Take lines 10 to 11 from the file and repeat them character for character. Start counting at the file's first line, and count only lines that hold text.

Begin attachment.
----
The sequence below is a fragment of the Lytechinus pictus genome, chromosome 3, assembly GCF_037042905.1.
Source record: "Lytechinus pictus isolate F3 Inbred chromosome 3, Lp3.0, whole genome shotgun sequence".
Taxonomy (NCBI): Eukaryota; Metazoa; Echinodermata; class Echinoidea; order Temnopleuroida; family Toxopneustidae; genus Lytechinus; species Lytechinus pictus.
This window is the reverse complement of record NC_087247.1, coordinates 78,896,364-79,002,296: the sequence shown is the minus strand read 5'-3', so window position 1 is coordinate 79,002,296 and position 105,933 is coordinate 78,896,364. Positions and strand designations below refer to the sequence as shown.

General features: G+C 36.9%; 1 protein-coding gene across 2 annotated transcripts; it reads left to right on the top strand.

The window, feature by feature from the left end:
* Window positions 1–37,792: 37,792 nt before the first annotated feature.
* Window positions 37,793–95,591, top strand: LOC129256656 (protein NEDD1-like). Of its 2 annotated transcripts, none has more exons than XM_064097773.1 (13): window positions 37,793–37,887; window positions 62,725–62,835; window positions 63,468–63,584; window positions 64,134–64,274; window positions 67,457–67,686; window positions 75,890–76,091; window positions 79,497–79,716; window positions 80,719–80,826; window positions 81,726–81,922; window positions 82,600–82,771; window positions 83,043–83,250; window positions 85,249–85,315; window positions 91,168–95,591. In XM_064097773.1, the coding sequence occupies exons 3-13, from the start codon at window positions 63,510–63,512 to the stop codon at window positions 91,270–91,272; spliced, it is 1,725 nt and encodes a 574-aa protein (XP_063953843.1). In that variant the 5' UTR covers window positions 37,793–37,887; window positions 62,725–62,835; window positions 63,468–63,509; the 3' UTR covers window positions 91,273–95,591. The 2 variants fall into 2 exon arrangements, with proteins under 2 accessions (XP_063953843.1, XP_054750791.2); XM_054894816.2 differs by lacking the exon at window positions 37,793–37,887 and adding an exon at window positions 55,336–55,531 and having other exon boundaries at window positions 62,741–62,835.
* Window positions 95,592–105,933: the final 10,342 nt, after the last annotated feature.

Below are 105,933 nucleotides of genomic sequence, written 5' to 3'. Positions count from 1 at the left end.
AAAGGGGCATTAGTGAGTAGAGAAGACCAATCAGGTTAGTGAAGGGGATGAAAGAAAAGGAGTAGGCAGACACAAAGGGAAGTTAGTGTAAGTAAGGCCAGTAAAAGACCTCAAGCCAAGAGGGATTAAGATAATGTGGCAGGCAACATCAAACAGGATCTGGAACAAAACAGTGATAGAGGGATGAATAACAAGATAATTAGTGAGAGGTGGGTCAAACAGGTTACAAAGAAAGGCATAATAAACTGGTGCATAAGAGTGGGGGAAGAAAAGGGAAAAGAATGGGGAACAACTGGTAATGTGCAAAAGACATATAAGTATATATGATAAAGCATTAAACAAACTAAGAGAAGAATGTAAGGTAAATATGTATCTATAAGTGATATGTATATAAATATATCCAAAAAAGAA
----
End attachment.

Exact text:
Below are 105,933 nucleotides of genomic sequence, written 5' to 3'. Positions count from 1 at the left end.
AAAGGGGCATTAGTGAGTAGAGAAGACCAATCAGGTTAGTGAAGGGGATGAAAGAAAAGGAGTAGGCAGACACAAAGGGAAGTTAGTGTAAGTAAGGCCAGTAAAAGACCTCAAGCCAAGAGGGATTAAGATAATGTGGCAGGCAACATCAAACAGGATCTGGAACAAAACAGTGATAGAGGGATGAATAACAAGATAATTAGTGAGAGGTGGGTCAAACAGGTTACAAAGAAAGGCATAATAAACTGGTGCATAAGAGTGGGGGAAGAAAAGGGAAAAGAATGGGGAACAACTGGTAATGTGCAAAAGACATATAAGTATATATGATAAAGCATTAAACAAACTAAGAGAAGAATGTAAGGTAAATATGTATCTATAAGTGATATGTATATAAATATATCCAAAAAAGAA